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From Arun Allamsetty <arun.allamse...@gmail.com>
Subject Re: Using HBase to store a directory structure
Date Wed, 23 Jul 2014 04:13:14 GMT
Hi Varun,

I am still learning HBase here, so the experts can point out the mistakes I
make. Your problem seems to be something which can be easily mapped to a
HBase table structure.

Firstly, never ever store references in HBase. It doesn't serve any purpose
and will just make your queries slower. Instead, denormalize (always) even
if it means redundant data. Disk is cheap so it's not that big an issue.

So my approach for your use case would have been to have the a composite
key consisting of user ID and the directory path as the row key. And have
the file names as columns in the row. If you want to store their content,
that can be their value or you can have a boolean value to denote if it is
new or has been modified (or have even a random placeholder). Timestamp is
native to each entry in a HBase cell, you you can have your timestamp there.

Since your directory structure is fixed, and I am assuming you'll know the
user IDs beforehand, you'll easily be able to access all the filenames for
a particular path.

And as far as the cluster sizes are concerned, it really depends on the
hardware you plan yo use. If you are planning to use cloud services, my
recommendation would be to buy dedicated instances than the virtualized
shared ones (some vendors provide those) because it does affect the cluster
performance. I've seen it firsthand.

Hope this helps.


Sent from a mobile device. Please don't mind the typos.
On Jul 22, 2014 7:45 PM, "Varun Brahme" <vbr@tradeshift.com> wrote:

> I trying to use HBase to model a directory structure. Basically we have a
> fixed set of nested directory structure that could store millions of files
> each. The directory structure is accessed by users and every user has
> his/her own set. Something like
> user 1
>         - dir 1
>                 - file 1
>                 - file 2
>                 - file 3
>         - dir 2
>                 - file 4
>                 - file 5
>         - dir 3
>                 - dir 4
>                         -file 6
>                         -file 7
>                 - dir 5
>                         - file 8
>                         - file 9
> Each user would have a similar structure but that set would be be
> accessible only to that user. For e.g. user 2 and user 3 would have their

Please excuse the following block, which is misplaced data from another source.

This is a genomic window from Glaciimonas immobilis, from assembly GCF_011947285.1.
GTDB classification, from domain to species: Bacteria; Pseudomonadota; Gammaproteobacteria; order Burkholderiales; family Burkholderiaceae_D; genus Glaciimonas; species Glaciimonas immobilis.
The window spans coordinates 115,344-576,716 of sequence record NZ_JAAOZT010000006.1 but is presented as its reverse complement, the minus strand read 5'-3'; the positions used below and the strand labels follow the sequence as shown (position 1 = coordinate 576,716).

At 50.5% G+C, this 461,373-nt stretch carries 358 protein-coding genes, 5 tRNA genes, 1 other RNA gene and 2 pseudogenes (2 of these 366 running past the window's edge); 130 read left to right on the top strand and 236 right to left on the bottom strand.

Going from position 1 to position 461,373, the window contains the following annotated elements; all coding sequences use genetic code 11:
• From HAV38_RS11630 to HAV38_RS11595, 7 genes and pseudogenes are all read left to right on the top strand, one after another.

> own directories and files and user 2 won’t be able to access the files in
> user 1. The nesting is not very deep and the directories and their nesting
> is fixed. The files in each directory is not. Each file can only be in one
> directory and a directory won’t be having both files and directories at the
> same time. Files are of course unique in a directory but may not be unique
> across directories.
> There would be a million users, each user would have 10 pre-set
> directories and there would be about a million files in each directory
> meant to store files. How can I best model this in HBase. A sample schema I
> thought of was the following:
> Schema 1:
> Table 1 stores a mapping of user id to directory name using a single
> column family, user id is row key and dir name is column name. Each cell
> represented by user id and column name stores a reference id (can be an
> auto increment value)
> Thus userId -> cf1: dirName : refId
> Table 2 would be a mapping between refId from table 1 and filename as
> RefId -> cf1: filename : reference_to_actual_location_on_filesystem
> Schema 2:
> This combines above two tables into one for better consistency
> Table
> user id ->
>         cf1 : dirname : timestamp_of_when_file_was_created
>         cf2 : filename : reference_to_actual_location_on_fs
> In both cases, I am basically dealing with big fat tables possibly with 10
> million rows by 1 billion mappings.
> My question is , is Hbase good at querying such a huge table size and can
> serve requested data in say a couple of secs to potentially 1000s of users
> accessing at once?
> If not then is there a better schema to implement the directory structure?
> May by splitting tables in such a way that user access becomes really fast.
> Cluster size could be about 10 nodes at least but cannot be more than a
> 100 nodes.
> Thank you.
> Varun

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